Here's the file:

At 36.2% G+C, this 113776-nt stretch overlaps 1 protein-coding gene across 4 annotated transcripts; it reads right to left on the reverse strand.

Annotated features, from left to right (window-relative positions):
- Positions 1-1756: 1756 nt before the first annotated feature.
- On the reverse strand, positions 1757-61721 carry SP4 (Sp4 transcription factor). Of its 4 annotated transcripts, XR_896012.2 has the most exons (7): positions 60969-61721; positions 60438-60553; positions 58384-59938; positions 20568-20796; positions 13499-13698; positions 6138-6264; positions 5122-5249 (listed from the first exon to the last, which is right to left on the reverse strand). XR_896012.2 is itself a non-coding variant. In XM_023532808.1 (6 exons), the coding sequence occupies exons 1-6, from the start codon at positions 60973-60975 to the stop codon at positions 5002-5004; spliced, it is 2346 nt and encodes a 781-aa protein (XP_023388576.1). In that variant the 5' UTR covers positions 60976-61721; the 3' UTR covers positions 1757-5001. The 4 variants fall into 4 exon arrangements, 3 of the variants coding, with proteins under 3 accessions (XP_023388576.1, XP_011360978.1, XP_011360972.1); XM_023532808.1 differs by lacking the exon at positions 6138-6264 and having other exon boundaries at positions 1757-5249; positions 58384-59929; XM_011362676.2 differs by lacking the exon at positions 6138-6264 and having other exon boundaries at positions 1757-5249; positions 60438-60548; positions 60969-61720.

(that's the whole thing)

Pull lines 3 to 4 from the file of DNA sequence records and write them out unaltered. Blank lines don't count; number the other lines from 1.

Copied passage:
- Positions 1-1756: 1756 nt before the first annotated feature.
- On the reverse strand, positions 1757-61721 carry SP4 (Sp4 transcription factor). Of its 4 annotated transcripts, XR_896012.2 has the most exons (7): positions 60969-61721; positions 60438-60553; positions 58384-59938; positions 20568-20796; positions 13499-13698; positions 6138-6264; positions 5122-5249 (listed from the first exon to the last, which is right to left on the reverse strand). XR_896012.2 is itself a non-coding variant. In XM_023532808.1 (6 exons), the coding sequence occupies exons 1-6, from the start codon at positions 60973-60975 to the stop codon at positions 5002-5004; spliced, it is 2346 nt and encodes a 781-aa protein (XP_023388576.1). In that variant the 5' UTR covers positions 60976-61721; the 3' UTR covers positions 1757-5001. The 4 variants fall into 4 exon arrangements, 3 of the variants coding, with proteins under 3 accessions (XP_023388576.1, XP_011360978.1, XP_011360972.1); XM_023532808.1 differs by lacking the exon at positions 6138-6264 and having other exon boundaries at positions 1757-5249; positions 58384-59929; XM_011362676.2 differs by lacking the exon at positions 6138-6264 and having other exon boundaries at positions 1757-5249; positions 60438-60548; positions 60969-61720.